So that made my choice pretty easy.

Posted : 31/01/2020 10:24 pm
vintagepc
(@vintagepc)
Noble Member
Posted by: @nimaim

Also, forgot to mention, any cloud based software (e.g. Canvas) is a no go for me. Cloud software needs to die. Prusa encourages improvements to their open source design. It's so open that you can build your own MMU2S if you choose to do so, or your very customized Slic3r.

So that made my choice pretty easy.

^^ That should definitely be considered. If the service goes away, you're left with an expensive brick unless someone steps in to fill the void with a replacement service. The only people SaaS benefits is the provider since it's basically free money. It's definitely happened a few times already with high profile companies/products, often after an acquisition and the new owner doesn't want to continue to support the product.

Posted : 01/02/2020 2:11 am
K7ZPJ
(@k7zpj)
Estimable Member
Posted by: @vintagepc
Posted by: @nimaim

Also, forgot to mention, any cloud based software (e.g. Canvas) is a no go for me. Cloud software needs to die. Prusa encourages improvements to their open source design. It's so open that you can build your own MMU2S if you choose to do so, or your very customized Slic3r.

So that made my choice pretty easy.

^^ That should definitely be considered. If the service goes away, you're left with an expensive brick unless someone steps in to fill the void with a replacement service. The only people SaaS benefits is the provider since it's basically free money. It's definitely happened a few times already with high profile companies/products, often after an acquisition and the new owner doesn't want to continue to support the product.

All of the above applies to the non-open source hardware too.   With proprietary hardware you are at the mercy of the manufacturer to provide replacement parts.   If they go out of business,  you maybe out of luck.

 

Posted : 01/02/2020 2:37 am
vintagepc
(@vintagepc)
Noble Member
Posted by: @bruce-p4
Posted by: @vintagepc
Posted by: @nimaim

Also, forgot to mention, any cloud based software (e.g. Canvas) is a no go for me. Cloud software needs to die. Prusa encourages improvements to their open source design. It's so open that you can build your own MMU2S if you choose to do so, or your very customized Slic3r.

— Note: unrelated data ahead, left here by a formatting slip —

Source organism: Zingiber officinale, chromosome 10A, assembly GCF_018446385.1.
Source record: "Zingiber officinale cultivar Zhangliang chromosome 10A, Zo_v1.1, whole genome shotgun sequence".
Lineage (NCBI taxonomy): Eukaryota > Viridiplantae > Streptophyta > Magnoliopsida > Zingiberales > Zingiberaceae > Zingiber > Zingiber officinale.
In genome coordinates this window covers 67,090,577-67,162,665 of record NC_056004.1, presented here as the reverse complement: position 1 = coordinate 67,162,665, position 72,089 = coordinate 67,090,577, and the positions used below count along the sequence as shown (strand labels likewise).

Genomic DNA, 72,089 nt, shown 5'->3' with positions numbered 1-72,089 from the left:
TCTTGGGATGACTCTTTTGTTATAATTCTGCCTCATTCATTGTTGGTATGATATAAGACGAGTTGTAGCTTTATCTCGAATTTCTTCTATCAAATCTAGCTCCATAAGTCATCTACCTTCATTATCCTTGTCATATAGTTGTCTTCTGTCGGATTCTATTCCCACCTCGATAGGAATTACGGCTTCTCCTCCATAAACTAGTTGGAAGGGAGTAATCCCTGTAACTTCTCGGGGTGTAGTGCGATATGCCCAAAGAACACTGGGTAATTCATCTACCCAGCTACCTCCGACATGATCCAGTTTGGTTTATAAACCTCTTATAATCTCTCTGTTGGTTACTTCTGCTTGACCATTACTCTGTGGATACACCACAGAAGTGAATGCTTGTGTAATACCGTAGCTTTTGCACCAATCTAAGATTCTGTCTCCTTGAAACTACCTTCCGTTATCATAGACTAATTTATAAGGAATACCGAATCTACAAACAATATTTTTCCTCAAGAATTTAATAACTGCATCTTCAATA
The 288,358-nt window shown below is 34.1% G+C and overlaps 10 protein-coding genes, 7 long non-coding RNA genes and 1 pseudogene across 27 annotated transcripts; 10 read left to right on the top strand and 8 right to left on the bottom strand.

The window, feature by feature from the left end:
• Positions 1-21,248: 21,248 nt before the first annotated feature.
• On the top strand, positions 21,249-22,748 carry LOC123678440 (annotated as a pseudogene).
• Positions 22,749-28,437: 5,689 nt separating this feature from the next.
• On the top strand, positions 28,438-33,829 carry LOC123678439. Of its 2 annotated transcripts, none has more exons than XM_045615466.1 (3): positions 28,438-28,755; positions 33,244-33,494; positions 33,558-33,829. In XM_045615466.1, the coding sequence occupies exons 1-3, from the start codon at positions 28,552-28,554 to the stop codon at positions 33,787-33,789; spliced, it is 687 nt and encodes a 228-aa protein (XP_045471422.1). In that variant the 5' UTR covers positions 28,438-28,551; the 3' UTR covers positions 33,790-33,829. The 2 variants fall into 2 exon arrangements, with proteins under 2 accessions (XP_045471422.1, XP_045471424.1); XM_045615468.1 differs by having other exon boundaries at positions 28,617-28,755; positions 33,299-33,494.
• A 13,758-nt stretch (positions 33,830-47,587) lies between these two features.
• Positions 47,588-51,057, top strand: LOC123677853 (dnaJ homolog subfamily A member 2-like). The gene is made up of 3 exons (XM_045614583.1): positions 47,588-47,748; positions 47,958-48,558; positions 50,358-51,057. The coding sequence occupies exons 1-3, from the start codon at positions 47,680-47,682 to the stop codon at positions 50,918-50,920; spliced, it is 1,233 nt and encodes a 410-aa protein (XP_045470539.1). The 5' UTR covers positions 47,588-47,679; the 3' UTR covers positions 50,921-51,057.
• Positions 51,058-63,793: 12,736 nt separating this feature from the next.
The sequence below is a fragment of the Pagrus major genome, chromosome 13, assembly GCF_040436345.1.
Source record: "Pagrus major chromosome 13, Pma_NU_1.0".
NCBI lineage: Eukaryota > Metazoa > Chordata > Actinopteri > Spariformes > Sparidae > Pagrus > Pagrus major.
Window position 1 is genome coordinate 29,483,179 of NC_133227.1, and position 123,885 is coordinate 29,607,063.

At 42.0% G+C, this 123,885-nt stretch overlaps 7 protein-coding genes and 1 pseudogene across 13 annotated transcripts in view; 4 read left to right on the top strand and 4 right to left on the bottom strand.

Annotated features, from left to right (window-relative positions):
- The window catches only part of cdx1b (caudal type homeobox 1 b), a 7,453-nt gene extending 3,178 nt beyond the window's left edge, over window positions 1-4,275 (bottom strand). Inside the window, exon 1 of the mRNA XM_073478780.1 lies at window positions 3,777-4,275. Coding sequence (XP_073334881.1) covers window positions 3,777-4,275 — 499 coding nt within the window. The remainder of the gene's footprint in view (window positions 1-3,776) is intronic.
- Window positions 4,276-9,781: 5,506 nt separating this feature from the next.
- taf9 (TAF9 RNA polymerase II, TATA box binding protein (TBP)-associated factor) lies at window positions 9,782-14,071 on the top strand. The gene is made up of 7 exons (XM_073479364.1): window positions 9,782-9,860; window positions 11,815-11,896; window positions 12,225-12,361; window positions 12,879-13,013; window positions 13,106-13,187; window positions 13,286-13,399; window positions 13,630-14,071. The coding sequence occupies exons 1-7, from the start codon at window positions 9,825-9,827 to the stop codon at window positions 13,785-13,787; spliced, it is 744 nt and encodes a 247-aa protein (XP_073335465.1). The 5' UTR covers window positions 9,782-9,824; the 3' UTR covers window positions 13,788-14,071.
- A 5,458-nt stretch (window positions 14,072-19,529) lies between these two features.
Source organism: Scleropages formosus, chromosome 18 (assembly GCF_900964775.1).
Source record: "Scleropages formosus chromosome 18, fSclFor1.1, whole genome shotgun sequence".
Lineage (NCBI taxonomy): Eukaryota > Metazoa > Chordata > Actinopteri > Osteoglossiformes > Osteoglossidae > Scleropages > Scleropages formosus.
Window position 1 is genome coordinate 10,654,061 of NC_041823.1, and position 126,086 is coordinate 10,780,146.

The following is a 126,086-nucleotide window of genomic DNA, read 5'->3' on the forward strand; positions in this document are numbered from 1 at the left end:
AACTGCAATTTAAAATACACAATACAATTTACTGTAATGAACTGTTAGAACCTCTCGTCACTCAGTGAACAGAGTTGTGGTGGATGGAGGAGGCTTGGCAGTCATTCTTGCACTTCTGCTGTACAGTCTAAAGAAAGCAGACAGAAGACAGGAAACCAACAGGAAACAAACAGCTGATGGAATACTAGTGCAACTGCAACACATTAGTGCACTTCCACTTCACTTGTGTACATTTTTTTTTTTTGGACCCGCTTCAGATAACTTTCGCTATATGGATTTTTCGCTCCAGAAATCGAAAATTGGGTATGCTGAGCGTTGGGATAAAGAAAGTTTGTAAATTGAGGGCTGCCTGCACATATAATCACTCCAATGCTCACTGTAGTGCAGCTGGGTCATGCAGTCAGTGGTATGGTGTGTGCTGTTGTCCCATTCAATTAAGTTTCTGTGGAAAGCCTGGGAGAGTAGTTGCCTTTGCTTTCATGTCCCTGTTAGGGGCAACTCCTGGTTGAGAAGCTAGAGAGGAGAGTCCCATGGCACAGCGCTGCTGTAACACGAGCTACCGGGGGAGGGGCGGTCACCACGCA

So that made my choice pretty easy.

^^ That should definitely be considered. If the service goes away, you're left with an expensive brick unless someone steps in to fill the void with a replacement service. The only people SaaS benefits is the provider since it's basically free money. It's definitely happened a few times already with high profile companies/products, often after an acquisition and the new owner doesn't want to continue to support the product.

All of the above applies to the non-open source hardware too.   With proprietary hardware you are at the mercy of the manufacturer to provide replacement parts.   If they go out of business,  you maybe out of luck.

 

Sure, but at least with physical hardware the hardware continues to function after the manufacturer goes away (barring IoT garbage which is the worst of both cases). So it still has a useful service life until it does fail. Not when the manufacturer has decided you've had enough use out of it.

Posted : 01/02/2020 2:55 am
cwbullet
(@cwbullet)
Illustrious Member

All good points.  Thanks.  

--------------------
Chuck H
3D Printer Review Blog...
Posted : 01/02/2020 3:05 am
K7ZPJ
(@k7zpj)
Estimable Member
Posted by: @vintagepc

Sure, but at least with physical hardware the hardware continues to function after the manufacturer goes away (barring IoT garbage which is the worst of both cases). So it still has a useful service life until it does fail. Not when the manufacturer has decided you've had enough use out of it.

Unless the hardware relies on single source consumable parts that the manufacturer decides not to make or sell anymore.

An example is the TAZ 6 wiper pads that are currently very limited availability.  

Posted : 01/02/2020 6:35 am
K7ZPJ
(@k7zpj)
Estimable Member
Posted by: @charles-h13

All good points.  Thanks.  

The bottom line is that both the MMU2s and the Pallet have their own issues.   I have spent equal amount of time troubleshooting both of them.

Right now they are both working well.    They both could just stop working tomorrow. 

Posted : 01/02/2020 6:39 am